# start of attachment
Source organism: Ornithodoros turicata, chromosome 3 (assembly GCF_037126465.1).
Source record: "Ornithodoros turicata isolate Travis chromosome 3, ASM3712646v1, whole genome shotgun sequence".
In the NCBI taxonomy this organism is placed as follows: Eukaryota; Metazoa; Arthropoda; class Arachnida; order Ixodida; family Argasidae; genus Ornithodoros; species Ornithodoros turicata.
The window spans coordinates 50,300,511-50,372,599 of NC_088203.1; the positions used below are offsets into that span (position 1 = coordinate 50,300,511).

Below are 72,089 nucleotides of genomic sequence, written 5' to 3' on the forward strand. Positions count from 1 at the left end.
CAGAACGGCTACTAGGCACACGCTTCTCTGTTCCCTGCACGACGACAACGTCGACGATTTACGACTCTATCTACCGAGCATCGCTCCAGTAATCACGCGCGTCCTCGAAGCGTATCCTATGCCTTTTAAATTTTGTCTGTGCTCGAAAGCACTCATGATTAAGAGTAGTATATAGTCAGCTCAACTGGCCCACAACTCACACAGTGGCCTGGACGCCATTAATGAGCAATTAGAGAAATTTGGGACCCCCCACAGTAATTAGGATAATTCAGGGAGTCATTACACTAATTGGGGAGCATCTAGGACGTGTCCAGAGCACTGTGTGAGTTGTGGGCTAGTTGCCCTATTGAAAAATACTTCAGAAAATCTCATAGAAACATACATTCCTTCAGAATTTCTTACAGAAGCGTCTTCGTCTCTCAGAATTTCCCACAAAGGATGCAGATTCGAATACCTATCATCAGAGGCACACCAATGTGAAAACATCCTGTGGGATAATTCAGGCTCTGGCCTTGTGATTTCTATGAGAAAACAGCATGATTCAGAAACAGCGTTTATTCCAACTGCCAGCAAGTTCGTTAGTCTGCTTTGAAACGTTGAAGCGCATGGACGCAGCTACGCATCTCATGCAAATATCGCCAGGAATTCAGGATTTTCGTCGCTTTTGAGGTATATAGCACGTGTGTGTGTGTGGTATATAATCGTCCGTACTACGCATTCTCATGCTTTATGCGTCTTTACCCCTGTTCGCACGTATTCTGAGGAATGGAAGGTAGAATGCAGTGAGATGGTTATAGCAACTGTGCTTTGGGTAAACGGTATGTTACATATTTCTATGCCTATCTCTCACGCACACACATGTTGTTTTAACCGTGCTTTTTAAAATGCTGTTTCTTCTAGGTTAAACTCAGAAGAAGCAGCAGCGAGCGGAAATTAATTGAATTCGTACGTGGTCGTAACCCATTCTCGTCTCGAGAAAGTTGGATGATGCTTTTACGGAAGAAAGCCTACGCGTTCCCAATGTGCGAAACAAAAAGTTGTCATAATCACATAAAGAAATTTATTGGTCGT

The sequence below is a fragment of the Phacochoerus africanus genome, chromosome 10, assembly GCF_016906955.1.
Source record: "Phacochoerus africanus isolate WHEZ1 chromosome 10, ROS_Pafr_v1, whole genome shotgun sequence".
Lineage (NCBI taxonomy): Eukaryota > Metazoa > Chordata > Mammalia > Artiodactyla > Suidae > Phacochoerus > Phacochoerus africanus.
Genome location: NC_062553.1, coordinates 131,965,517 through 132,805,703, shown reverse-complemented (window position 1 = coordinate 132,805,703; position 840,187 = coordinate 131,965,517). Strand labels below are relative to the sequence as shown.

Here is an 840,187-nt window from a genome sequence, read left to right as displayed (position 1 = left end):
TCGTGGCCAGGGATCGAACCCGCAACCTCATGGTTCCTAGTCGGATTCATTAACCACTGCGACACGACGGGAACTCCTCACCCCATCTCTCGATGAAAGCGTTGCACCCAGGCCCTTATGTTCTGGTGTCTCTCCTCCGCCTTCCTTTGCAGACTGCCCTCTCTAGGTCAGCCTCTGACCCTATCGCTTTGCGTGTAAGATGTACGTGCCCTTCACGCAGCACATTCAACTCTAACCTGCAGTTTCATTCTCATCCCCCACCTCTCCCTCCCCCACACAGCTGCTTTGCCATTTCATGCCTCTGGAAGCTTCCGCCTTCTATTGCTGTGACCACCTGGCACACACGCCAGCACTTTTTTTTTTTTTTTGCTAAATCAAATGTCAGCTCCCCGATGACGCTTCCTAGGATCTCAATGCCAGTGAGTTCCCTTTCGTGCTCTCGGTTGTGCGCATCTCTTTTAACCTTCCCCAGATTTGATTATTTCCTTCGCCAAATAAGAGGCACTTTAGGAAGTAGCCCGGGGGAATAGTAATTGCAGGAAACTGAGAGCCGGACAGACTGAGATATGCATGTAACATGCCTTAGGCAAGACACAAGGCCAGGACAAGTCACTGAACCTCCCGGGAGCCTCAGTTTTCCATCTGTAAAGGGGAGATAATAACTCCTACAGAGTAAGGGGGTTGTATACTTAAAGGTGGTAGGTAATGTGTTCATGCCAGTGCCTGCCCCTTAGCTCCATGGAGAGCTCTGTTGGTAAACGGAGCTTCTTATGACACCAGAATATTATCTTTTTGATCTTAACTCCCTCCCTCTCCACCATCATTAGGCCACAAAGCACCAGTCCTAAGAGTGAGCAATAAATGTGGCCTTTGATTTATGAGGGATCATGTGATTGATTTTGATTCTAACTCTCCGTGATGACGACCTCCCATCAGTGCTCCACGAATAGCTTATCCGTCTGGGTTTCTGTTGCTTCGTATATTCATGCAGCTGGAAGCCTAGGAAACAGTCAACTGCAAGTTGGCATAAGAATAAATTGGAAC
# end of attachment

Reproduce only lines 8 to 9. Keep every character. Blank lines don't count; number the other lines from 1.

Source record: "Phacochoerus africanus isolate WHEZ1 chromosome 10, ROS_Pafr_v1, whole genome shotgun sequence".
Lineage (NCBI taxonomy): Eukaryota > Metazoa > Chordata > Mammalia > Artiodactyla > Suidae > Phacochoerus > Phacochoerus africanus.